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April 19, 2001
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Fund managers stumped, seek new avenues to park funds

Priya Ganapati in Bombay

The Reserve Bank of India's Monetary and Credit Policy for 2001-02 has sent fund managers and asset management companies scurrying to find alternatives to park their surplus funds.

The RBI declared that steps would be taken to move towards a pure inter-bank call money market. It also announced that settlement in government securities would be on a T plus1 basis, as opposed to the T = 0 basis that is prevalent today.

Together these two announcements have fund managers donning their thinking caps and looking for alternatives to the call money market.

While these directives have not entirely been unexpected, the fact that non-banking non-bank institutions like financial institutions, mutual funds and insurance companies have to now finally move out of the call money market, seems to slowly sink in.

Currently mutual funds are permitted to lend directly in the call/notice money market. But on the recommendations of Narasimham Committee II, the RBI had formed a technical group, which included representatives from RBI, non-banks and banks to recommend a strategy for gradually phasing out non-bank participation.

The group submitted its report in March and based on that the RBI has announced a four-step process to be implemented by the end of this year.

As per stage I, with effect from May 5, 2001 non-banks would be allowed to lend up to 85 per cent of their average daily lendings in call market during 2000-01. Soon, this is expected to be reduced to 10 per cent and finally non-banks will not be permitted to lend in call/notice money market.

Also, the RBI has removed immediate settlement on the call money market. Currently, transactions in government securities are required to be settled on the trade date or next working day unless the transaction is through a broker of a permitted stock exchange in which case settlement can be on T plus 5 basis.

But with effect from June 2, 2001, all transactions settled through the delivery versus payment system of RBI will be on T plus 1 basis.

Through this RBI expects to provide a certainty to market participants in respect of demand for settlement funds for securities transactions on the day of settlement. It estimates that this will improve cash and liquidity management among money market participants and have a stabilising influence on the call money market.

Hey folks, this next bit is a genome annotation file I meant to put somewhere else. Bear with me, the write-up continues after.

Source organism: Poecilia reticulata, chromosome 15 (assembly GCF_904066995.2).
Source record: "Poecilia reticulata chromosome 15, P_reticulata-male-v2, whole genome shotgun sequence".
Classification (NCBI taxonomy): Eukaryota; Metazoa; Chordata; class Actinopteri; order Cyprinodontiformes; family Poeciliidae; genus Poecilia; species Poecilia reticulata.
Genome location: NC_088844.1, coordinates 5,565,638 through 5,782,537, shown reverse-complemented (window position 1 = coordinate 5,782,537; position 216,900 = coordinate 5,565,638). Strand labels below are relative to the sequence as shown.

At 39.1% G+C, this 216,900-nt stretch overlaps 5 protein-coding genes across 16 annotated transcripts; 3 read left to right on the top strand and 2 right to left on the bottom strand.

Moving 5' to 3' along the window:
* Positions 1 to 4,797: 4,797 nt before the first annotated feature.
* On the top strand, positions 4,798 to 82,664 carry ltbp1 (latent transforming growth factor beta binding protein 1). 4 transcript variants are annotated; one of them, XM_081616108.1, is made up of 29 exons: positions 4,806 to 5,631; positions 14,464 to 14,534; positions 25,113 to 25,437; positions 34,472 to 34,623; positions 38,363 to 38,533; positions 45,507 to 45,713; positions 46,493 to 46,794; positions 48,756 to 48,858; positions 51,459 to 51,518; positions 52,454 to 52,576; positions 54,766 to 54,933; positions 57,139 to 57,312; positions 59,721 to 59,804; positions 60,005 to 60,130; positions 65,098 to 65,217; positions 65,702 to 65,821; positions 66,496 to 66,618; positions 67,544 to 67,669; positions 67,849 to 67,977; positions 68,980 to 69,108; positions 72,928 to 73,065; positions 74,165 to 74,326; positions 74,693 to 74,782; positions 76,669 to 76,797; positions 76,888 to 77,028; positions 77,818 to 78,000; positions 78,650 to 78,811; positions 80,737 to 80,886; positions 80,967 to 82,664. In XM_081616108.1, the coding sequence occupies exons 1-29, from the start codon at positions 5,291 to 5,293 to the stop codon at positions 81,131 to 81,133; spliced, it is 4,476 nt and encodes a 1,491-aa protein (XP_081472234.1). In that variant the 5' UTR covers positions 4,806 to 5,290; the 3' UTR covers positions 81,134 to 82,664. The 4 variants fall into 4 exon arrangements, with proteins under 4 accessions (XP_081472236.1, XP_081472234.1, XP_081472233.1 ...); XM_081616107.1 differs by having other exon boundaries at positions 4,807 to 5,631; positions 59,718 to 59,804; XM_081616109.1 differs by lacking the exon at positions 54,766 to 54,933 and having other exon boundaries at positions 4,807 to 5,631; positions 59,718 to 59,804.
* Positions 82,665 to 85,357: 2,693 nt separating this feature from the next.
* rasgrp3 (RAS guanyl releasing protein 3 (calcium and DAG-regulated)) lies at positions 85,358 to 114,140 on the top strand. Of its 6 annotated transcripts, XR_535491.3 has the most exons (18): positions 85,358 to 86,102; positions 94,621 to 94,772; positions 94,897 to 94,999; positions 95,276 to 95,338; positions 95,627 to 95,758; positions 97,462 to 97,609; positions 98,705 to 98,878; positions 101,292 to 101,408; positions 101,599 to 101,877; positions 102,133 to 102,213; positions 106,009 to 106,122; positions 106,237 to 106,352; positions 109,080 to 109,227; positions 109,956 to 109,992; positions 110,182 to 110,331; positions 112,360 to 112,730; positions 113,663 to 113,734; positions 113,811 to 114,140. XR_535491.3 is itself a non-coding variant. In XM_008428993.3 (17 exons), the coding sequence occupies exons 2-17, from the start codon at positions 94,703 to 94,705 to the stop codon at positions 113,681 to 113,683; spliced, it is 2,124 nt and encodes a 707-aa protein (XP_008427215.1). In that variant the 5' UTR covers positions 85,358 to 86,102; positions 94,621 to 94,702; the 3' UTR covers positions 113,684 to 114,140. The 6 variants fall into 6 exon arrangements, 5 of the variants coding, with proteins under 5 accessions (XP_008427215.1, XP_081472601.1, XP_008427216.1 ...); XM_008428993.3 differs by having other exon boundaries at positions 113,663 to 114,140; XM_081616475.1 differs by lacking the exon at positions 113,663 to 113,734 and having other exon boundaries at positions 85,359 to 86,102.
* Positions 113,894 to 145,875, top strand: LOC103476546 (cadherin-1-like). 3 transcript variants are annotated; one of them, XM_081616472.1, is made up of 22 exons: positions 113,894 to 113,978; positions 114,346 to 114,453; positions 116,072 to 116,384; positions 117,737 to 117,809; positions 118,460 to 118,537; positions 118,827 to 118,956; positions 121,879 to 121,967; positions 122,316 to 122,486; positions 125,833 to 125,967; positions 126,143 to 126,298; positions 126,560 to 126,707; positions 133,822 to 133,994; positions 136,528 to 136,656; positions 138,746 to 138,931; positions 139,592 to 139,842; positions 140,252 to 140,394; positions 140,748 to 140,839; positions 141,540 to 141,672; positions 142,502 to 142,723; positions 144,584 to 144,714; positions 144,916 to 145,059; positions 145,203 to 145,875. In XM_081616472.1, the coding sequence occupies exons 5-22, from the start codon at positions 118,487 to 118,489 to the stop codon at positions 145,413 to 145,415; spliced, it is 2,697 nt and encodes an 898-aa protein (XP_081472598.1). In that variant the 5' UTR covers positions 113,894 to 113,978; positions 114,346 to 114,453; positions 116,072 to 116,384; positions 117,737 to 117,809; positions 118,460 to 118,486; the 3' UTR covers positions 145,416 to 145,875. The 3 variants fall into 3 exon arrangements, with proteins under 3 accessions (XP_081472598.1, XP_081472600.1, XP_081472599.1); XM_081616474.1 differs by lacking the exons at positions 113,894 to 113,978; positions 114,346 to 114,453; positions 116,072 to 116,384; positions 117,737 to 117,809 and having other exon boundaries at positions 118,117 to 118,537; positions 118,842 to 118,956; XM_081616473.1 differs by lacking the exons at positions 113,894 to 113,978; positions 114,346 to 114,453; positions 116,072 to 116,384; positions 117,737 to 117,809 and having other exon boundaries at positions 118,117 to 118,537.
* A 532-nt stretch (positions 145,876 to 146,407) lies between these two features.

But the result of this diktat is that fund managers have a surplus on day one they cannot immediately park their money and will have to wait for day two to deploy their funds. Fund managers also do not have access to buying government access on T = 0 basis.

All this means that mutual funds and other non-bank entities would have to look for alternatives to park their surplus money.

But the RBI's directive is in line with international market practices.

An estimated 90 per cent of the transactions in the US are settled on T plus 1 basis. Which means that mutual funds, financial companies and insurance companies participate actively in the repo market rather than the call money market.

However, the lack of a vibrant repo market can lead to problems in India. The repo market in its current form is viewed to be extremely cumbersome when compared to the call money market.

"The RBI has not yet provided anything concretely on the repo market front. The RBI has promised some measures on that front but it is going to be difficult for non-bank entities to function with no access to the call money market," Nilesh Shah, chief investment officer Templeton Asset Management Limited told

The RBI is trying hard to assuage the fears of Shah and others of his clan. It has proposed the establishment of a Clearing Corporation by which repo operations would become more efficient. The RBI has also promised that it would become to undertake repo transactions in non-government securities.

It envisages that eventually both call money market and repo/reverse repo market combined with market for other money market instruments like term money, commercial paper, certificates of deposit and treasury bills would constitute an integrated market for equilibrating short-term funds for both banks and non-banks.